The Sudanese Government is massacring it’s own people, Saudi Arabian religious police are herding young women back into burning buildings because they don’t have the proper head gear, and Chinese Communists are killing and torturing Christians. In the face of all that, it’s agonizing that we are holding up the conformation of a tough and aggressive Ambassador because he might not be “nice” enough to win back the "allies" that abandoned us in Iraq.

Tuesday, April 26, 2005

Why Lebanon matters.

Church and mosque together

Iranian "Elections"

As June 17 presidential elections kick off in Iran, the Iranians have a choice between hard-liner Ali Larijani and centrist Akbar Hashemi Rafsanjani. Nether one is a palatable choice for the United States. Other candidates such as Ali Akbar Velayati and Mohammad Baqer Qalibaf, both hard-liners, and the “reformist” Mohsen Mehralizadeh are also said to be running or considering running. Don’t look for much in the title reformist, current President Mohammad Khatami is said to be a reformist. Don’t look for much in the term election either, the Guardians Council can and has disqualified candidates it deems unfit. As Nobel peace laureate Shirin Ebadi has stated, existing vetting procedures mean "free and healthy" elections are impossible. In the last presidential elections in 2001, the Guardians Council whittled down a list of some 900 would-be candidates to just 10. Hossein Derakhshan lists some of the other possible conservative and new-conservative candidates including Javad Larijani, Ali Larijani's brother. Hossien's "idealist part" would like to see Ebadi as President. My hopes for her are a little less grand, I'm hoping she doesn't get arrested and tortured.

Monday, April 25, 2005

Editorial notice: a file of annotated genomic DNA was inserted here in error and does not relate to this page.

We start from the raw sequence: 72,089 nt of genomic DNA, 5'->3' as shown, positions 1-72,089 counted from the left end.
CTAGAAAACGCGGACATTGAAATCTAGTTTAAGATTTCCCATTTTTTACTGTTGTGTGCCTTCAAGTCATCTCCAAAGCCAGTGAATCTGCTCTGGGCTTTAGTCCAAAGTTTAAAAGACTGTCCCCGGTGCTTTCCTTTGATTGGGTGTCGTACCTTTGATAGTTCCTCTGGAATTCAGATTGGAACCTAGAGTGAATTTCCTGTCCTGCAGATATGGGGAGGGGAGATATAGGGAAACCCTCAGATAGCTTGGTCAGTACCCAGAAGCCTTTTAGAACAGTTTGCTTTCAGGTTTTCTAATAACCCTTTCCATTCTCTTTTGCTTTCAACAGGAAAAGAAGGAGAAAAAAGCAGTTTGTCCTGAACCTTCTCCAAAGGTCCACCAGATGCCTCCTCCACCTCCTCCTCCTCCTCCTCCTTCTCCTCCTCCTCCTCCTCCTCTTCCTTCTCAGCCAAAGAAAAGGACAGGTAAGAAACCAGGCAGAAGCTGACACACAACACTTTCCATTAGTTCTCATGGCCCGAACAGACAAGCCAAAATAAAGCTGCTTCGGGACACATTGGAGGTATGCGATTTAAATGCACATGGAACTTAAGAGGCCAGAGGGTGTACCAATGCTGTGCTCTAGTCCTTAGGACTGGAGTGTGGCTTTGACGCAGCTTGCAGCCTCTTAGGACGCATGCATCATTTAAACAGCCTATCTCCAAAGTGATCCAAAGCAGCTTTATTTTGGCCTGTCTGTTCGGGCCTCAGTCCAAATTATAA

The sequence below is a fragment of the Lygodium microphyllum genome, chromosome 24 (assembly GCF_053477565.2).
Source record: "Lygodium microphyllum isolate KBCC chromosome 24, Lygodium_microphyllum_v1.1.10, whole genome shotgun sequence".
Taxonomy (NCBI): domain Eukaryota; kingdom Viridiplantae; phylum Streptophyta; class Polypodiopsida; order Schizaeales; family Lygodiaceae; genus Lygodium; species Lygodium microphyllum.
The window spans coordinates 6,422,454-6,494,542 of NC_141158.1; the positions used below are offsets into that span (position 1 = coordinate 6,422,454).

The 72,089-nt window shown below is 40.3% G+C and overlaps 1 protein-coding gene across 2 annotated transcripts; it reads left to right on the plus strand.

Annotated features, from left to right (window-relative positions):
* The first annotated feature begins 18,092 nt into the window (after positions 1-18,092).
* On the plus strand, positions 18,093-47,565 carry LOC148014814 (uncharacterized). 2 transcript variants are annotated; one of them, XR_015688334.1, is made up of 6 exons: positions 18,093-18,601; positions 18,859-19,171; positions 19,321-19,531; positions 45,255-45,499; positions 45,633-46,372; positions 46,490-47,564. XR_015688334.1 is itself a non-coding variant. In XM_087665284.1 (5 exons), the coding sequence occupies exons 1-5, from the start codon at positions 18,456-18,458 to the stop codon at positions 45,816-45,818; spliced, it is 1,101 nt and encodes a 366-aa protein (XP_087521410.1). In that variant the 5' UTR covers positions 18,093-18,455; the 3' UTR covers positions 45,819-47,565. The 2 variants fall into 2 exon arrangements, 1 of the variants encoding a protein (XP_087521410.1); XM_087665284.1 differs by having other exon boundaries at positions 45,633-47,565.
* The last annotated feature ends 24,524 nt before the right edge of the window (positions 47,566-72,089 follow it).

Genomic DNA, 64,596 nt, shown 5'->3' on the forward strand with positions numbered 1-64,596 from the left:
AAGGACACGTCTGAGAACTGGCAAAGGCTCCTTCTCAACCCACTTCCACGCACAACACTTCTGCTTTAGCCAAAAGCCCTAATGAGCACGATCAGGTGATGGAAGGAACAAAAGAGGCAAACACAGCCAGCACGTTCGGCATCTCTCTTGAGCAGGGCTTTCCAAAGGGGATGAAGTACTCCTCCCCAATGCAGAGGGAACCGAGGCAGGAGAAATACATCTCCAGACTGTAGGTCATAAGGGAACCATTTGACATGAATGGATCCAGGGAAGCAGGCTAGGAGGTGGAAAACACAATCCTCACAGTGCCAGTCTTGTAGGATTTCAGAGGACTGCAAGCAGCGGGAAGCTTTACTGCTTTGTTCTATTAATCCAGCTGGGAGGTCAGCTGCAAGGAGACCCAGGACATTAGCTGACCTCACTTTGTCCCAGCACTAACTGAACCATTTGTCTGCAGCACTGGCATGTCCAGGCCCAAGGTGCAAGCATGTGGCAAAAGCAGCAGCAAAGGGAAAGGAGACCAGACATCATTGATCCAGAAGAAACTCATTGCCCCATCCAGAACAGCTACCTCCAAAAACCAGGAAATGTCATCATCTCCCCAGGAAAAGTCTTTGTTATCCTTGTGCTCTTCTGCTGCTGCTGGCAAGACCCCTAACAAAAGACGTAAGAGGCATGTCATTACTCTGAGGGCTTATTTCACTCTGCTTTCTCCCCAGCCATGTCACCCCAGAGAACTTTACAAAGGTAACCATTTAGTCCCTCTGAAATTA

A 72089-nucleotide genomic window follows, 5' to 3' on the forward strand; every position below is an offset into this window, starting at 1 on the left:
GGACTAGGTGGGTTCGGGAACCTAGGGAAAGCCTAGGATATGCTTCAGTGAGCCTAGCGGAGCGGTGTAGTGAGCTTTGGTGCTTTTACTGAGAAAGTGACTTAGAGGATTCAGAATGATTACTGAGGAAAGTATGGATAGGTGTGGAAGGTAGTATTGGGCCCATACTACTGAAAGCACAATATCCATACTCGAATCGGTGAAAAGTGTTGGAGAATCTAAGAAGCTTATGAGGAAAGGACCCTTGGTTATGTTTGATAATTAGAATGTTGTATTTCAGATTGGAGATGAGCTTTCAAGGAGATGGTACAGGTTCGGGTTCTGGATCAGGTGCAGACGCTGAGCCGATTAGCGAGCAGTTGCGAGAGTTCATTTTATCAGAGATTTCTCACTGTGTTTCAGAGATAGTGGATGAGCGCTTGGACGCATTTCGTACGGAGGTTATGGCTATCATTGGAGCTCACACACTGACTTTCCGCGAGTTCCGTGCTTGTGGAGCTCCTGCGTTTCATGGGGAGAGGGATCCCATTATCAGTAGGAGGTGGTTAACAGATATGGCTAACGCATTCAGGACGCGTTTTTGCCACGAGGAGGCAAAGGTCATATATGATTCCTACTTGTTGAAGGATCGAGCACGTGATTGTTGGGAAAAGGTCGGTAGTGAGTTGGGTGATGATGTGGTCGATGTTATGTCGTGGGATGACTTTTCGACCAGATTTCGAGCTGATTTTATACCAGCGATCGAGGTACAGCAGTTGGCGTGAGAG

Bolton's no wimp

The Silberman-Robb Commission stated “The intelligence community needs to be pushed. It will not do its best unless it is pressed by policy-makers — sometimes to the point of discomfort.” Which is exactly what Bolton was doing to Westermann, a biological weapons expert who proposed that Bolton use "language that reiterated existing, consensus assessments by American intelligence agencies” when addressing Cuba’s efforts to obtain biological weapons. In other words, don’t hurt Castro’s feelings. Instead it was Westermann’s feelings that were hurt. And that’s what disqualifies Bolton for the UN position, he might hurt someone’s feelings. Read Andrew McCarthy's article at NRO.

Sunday, April 24, 2005

E-Mail Voinovich


Just what about Mr. Bolton has required that you, in good conscience, must obstruct his nomination? Bad hair cut? Because he is not a State Department bureaucrat? Because of our Iraq policy, in which he had no real impact? Please tell me you aren’t holding up this imminently qualified gentleman’s nomination because he is occasionally tough and aggressive. Look at today’s UN, that is exactly what is needed.

Friday, April 22, 2005

Power of the Blogosphere

September 9, 2004 is the day the blogs made history. By fact checking a major network news story bloggers were able to discredit Dan Rather, CBS, and main stream media. The power of the Blogosphere was revealed. But is that the Blogosphere's greatest power? Or is it the power to assemble like minded individuals in a virtual space that Governments, however oppressive they may be, cannot raid? Syria has blogs. Lebanon has blogs. Iran has blogs. History will tell how effective these blogs are in toppling those regimes but obviously these governments fear the bloggers. What is most interesting is that history is being written before our eyes.

Ashish believes that the big anti-war demonstrations that occurred before GW2 paved the way for Lebanon’s anti-Syria demonstrations later. Third party demonstrations in China or soccer riots in Korea could pave the way for anti-Government demonstrations down the road. The internet could help organize such demonstrations. Blogs can be the nucleus around which revolutionary forces can gather, in an anonymous meeting hall the authorities can’t control. Interesting times.